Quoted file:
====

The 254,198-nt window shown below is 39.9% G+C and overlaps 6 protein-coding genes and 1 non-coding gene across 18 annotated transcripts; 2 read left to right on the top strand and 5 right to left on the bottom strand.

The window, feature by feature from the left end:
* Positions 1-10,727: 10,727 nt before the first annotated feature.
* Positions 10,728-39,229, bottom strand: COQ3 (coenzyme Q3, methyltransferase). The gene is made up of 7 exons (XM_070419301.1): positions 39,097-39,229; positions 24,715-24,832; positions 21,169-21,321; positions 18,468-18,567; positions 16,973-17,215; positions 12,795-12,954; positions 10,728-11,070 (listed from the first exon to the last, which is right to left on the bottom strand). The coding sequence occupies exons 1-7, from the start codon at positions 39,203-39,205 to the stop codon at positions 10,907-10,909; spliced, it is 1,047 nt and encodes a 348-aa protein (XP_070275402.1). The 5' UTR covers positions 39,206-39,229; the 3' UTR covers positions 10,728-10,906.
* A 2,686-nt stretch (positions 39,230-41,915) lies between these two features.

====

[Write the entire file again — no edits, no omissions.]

The 254,198-nt window shown below is 39.9% G+C and overlaps 6 protein-coding genes and 1 non-coding gene across 18 annotated transcripts; 2 read left to right on the top strand and 5 right to left on the bottom strand.

The window, feature by feature from the left end:
* Positions 1-10,727: 10,727 nt before the first annotated feature.
* Positions 10,728-39,229, bottom strand: COQ3 (coenzyme Q3, methyltransferase). The gene is made up of 7 exons (XM_070419301.1): positions 39,097-39,229; positions 24,715-24,832; positions 21,169-21,321; positions 18,468-18,567; positions 16,973-17,215; positions 12,795-12,954; positions 10,728-11,070 (listed from the first exon to the last, which is right to left on the bottom strand). The coding sequence occupies exons 1-7, from the start codon at positions 39,203-39,205 to the stop codon at positions 10,907-10,909; spliced, it is 1,047 nt and encodes a 348-aa protein (XP_070275402.1). The 5' UTR covers positions 39,206-39,229; the 3' UTR covers positions 10,728-10,906.
* A 2,686-nt stretch (positions 39,230-41,915) lies between these two features.